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Nest Boxes, Zakopane, Poland by Superhelix Pracownia Projektowa - Bartłomiej Drabik

Project name:
Nest Boxes
Architecture firm:
Superhelix Pracownia Projektowa - Bartłomiej Drabik
Zakopane, Poland
Bartłomiej Drabik
Principal architect:
Bartłomiej Drabik
Design team:
Interior design:
Built area:
390 m²
Site area:
1500 m²
Design year:
Completion year:
Civil engineer:
Structural engineer:
Environmental & MEP:
Tools used:
AutoCAD, Autodesk 3ds Max, V-ray,Adobe Lightroom, Adobe Photoshop
Concrete, Wood, Aluminium Cladding
Residential › Single Family House

Superhelix Pracownia Projektowa - Bartłomiej Drabik: This is a story not only about the project but also about the time in which it was created and how it affected the building. It sometimes happens that what is built somehow differs from the original design. This is not necessarily a bad thing. This is normal and happens in a complex construction process, which is affected by many external factors. It is worth talking about it more openly because it can help many architects get rid of the enormous pressure to create an unquestionable and definitive work.

It was a month after Covid hit, April 2020. The mood in the industry was not the best. They were hailing a great recession. Nothing would be built, they said. The worst part, however, was the uncertainty. You just didn't know what to expect, and on top of that, how do you design in time of a crisis?

The client called and sent the video. Site in Zakopane, the capital of the Polish mountains overlooking Giewont - the most iconic peak of the Tatra Mountains. This area is special in the country. Plots are hard to buy and those with scenic qualities are at a premium. Of course, if you manage to buy them at all. Highlanders are unwilling to sell them. They are very attached to the land. Rare, very valuable, unique plot that required a special project even in spite of the times of Covid.

The area where the houses were built has a steep slope, the property boundaries are very irregular. This forced the location of the buildings close to each other. There is very dense development in the neighborhood, and in this case it may seem intense, but this project uses only half of the allowable development ratios set by the local building code. In this case, the final floor area did not matter. More important was respect for the site.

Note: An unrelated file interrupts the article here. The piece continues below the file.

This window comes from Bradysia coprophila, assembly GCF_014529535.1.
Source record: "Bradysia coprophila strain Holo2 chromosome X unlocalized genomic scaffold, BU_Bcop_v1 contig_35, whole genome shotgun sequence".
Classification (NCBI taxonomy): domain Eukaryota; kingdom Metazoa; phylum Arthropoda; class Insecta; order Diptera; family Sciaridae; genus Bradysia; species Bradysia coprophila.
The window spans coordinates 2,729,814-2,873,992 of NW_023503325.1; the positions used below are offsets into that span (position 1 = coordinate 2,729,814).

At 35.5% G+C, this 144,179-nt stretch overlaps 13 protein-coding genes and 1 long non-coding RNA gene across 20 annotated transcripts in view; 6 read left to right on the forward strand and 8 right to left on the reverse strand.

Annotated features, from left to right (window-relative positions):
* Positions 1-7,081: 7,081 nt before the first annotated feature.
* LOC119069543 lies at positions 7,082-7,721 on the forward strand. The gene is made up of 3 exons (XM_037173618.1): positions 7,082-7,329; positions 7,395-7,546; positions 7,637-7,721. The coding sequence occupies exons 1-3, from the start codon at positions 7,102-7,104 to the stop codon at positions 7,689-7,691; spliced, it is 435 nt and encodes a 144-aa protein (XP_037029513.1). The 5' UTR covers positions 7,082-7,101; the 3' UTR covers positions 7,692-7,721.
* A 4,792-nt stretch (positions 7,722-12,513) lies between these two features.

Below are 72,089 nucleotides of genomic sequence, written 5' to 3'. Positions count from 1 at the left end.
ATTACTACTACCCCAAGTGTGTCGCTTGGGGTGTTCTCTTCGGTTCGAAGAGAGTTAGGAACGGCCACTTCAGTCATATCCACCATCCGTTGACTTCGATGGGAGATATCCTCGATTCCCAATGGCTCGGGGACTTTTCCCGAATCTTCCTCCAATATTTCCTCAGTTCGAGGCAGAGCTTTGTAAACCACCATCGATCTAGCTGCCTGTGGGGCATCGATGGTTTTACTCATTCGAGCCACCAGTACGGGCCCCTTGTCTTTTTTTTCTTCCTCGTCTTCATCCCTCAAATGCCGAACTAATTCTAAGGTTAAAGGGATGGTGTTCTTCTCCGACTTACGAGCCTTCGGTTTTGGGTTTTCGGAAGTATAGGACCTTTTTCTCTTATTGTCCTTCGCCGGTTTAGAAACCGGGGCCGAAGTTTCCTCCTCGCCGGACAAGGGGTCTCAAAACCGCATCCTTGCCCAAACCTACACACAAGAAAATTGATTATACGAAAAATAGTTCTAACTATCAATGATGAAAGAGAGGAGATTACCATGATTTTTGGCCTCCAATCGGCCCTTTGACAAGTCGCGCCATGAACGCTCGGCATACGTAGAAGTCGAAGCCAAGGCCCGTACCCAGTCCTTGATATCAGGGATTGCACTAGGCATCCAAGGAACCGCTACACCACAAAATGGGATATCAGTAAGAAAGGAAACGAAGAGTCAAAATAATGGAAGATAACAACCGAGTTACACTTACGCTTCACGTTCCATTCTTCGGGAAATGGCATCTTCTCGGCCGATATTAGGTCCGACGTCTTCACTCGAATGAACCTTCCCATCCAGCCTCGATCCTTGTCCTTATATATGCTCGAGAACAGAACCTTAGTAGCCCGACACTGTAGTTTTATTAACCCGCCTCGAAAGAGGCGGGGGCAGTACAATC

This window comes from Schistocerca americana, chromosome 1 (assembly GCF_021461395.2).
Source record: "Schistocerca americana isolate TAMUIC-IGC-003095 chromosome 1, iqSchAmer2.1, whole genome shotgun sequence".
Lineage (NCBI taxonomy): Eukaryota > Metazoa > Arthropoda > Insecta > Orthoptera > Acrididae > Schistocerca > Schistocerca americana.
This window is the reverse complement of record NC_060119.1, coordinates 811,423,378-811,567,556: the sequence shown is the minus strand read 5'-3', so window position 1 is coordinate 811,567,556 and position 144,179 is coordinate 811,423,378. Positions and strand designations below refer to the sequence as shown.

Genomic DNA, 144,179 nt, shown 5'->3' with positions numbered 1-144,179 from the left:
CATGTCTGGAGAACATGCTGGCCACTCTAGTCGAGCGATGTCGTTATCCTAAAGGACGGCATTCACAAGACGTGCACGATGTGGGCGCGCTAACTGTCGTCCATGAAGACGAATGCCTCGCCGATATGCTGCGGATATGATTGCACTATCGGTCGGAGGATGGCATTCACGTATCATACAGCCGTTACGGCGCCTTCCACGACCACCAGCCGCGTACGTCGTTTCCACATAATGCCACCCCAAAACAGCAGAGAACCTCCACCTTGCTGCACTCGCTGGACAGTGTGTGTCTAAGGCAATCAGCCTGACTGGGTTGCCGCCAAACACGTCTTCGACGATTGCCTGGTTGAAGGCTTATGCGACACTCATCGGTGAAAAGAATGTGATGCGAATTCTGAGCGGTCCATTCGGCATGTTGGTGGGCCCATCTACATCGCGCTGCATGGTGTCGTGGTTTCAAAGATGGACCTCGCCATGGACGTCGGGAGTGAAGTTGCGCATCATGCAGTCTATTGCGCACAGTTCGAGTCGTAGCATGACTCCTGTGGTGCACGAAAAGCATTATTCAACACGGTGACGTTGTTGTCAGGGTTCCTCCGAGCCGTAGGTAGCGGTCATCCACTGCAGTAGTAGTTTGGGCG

The buildings were designed in the spirit of local tradition, taking into account the factors of the mountain climate. The roof slopes are very steep, which allows for quick disposal of snow. Huge eaves protect balconies from rain and the entrance and walls from snowdrifts. These, however, are designed a little differently. Thanks to the undercut, they retain their functionality, but take less space and provide better access to the sunlight in the winter.

The roofing was designed with wooden shingles, a material strongly associated with the region. Hence the name of the buildings, all wooden, detached from the ground, resembled nest boxes. Here, however, some difficulties arose. The Covid was not ending, and it was difficult to find contractors even before the pandemic broke out. Unfortunately, the hired contractor, who was also one of the few specialists in this type of roofing, died. Another company that was supposed to make the wooden covering went bankrupt. As if that were not enough, war started in Ukraine, across our eastern border and the building market in Poland experienced another shock. The client decided to change the roofing. The final material is also rooted in the tradition of Zakopane - standing seam metal cladding. The color is black, the same that wooden shingles turn after a few years.

The living area is located on the first floor. It was necessary to make the best use of the panoramic view of the Tatra mountains. To achieve this, the corners of the building were completely glazed and to remove mullions or any connecting elements the glass was curved. The overhanging of the second floor, balcony and eaves created a terrace canopy, enlarged the living area and blurred the boundary between inside and outside. On the other two floors, the sleeping area is located.

When I met with the developer on the first project, I was told that I could design whatever I wanted, but without windows with curved glass. Then he repeated this a few more times. After eight years and a dozen joint projects, I finally managed to convince him of this solution. Too bad about the wooden shingles roofing, though. Maybe someday... just like with the curved glass.

By Naser Nader Ibrahim

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